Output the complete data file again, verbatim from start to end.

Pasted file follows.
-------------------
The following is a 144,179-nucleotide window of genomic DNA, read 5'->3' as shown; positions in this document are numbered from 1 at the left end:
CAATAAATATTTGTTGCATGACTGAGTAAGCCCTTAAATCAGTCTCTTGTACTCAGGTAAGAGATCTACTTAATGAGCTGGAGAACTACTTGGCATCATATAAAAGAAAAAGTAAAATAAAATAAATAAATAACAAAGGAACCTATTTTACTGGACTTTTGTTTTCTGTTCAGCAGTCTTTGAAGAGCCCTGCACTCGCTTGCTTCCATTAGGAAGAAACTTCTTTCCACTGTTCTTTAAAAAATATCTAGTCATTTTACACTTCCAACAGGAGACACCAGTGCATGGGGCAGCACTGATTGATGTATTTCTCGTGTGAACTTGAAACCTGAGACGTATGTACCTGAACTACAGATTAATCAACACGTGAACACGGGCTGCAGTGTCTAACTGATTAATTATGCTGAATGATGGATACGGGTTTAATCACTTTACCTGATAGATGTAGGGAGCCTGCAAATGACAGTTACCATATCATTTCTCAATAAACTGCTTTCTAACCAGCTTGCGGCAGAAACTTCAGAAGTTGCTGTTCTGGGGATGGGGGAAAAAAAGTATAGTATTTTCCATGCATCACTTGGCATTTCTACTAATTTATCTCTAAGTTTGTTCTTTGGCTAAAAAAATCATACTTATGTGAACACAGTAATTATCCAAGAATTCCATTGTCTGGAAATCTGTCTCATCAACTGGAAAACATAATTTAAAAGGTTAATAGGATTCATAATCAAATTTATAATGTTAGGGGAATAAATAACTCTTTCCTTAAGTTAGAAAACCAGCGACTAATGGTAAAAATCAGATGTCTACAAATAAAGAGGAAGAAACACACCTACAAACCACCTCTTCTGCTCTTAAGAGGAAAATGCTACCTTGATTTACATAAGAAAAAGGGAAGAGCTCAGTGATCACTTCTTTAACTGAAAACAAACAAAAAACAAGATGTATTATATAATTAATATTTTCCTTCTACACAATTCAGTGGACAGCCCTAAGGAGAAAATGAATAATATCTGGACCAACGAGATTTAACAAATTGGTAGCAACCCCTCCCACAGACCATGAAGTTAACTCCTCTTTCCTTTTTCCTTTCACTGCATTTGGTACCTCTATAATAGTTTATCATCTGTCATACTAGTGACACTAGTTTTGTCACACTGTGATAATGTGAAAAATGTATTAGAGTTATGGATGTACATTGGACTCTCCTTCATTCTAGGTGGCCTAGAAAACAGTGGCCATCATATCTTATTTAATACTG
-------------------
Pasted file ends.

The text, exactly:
The following is a 144,179-nucleotide window of genomic DNA, read 5'->3' as shown; positions in this document are numbered from 1 at the left end:
CAATAAATATTTGTTGCATGACTGAGTAAGCCCTTAAATCAGTCTCTTGTACTCAGGTAAGAGATCTACTTAATGAGCTGGAGAACTACTTGGCATCATATAAAAGAAAAAGTAAAATAAAATAAATAAATAACAAAGGAACCTATTTTACTGGACTTTTGTTTTCTGTTCAGCAGTCTTTGAAGAGCCCTGCACTCGCTTGCTTCCATTAGGAAGAAACTTCTTTCCACTGTTCTTTAAAAAATATCTAGTCATTTTACACTTCCAACAGGAGACACCAGTGCATGGGGCAGCACTGATTGATGTATTTCTCGTGTGAACTTGAAACCTGAGACGTATGTACCTGAACTACAGATTAATCAACACGTGAACACGGGCTGCAGTGTCTAACTGATTAATTATGCTGAATGATGGATACGGGTTTAATCACTTTACCTGATAGATGTAGGGAGCCTGCAAATGACAGTTACCATATCATTTCTCAATAAACTGCTTTCTAACCAGCTTGCGGCAGAAACTTCAGAAGTTGCTGTTCTGGGGATGGGGGAAAAAAAGTATAGTATTTTCCATGCATCACTTGGCATTTCTACTAATTTATCTCTAAGTTTGTTCTTTGGCTAAAAAAATCATACTTATGTGAACACAGTAATTATCCAAGAATTCCATTGTCTGGAAATCTGTCTCATCAACTGGAAAACATAATTTAAAAGGTTAATAGGATTCATAATCAAATTTATAATGTTAGGGGAATAAATAACTCTTTCCTTAAGTTAGAAAACCAGCGACTAATGGTAAAAATCAGATGTCTACAAATAAAGAGGAAGAAACACACCTACAAACCACCTCTTCTGCTCTTAAGAGGAAAATGCTACCTTGATTTACATAAGAAAAAGGGAAGAGCTCAGTGATCACTTCTTTAACTGAAAACAAACAAAAAACAAGATGTATTATATAATTAATATTTTCCTTCTACACAATTCAGTGGACAGCCCTAAGGAGAAAATGAATAATATCTGGACCAACGAGATTTAACAAATTGGTAGCAACCCCTCCCACAGACCATGAAGTTAACTCCTCTTTCCTTTTTCCTTTCACTGCATTTGGTACCTCTATAATAGTTTATCATCTGTCATACTAGTGACACTAGTTTTGTCACACTGTGATAATGTGAAAAATGTATTAGAGTTATGGATGTACATTGGACTCTCCTTCATTCTAGGTGGCCTAGAAAACAGTGGCCATCATATCTTATTTAATACTG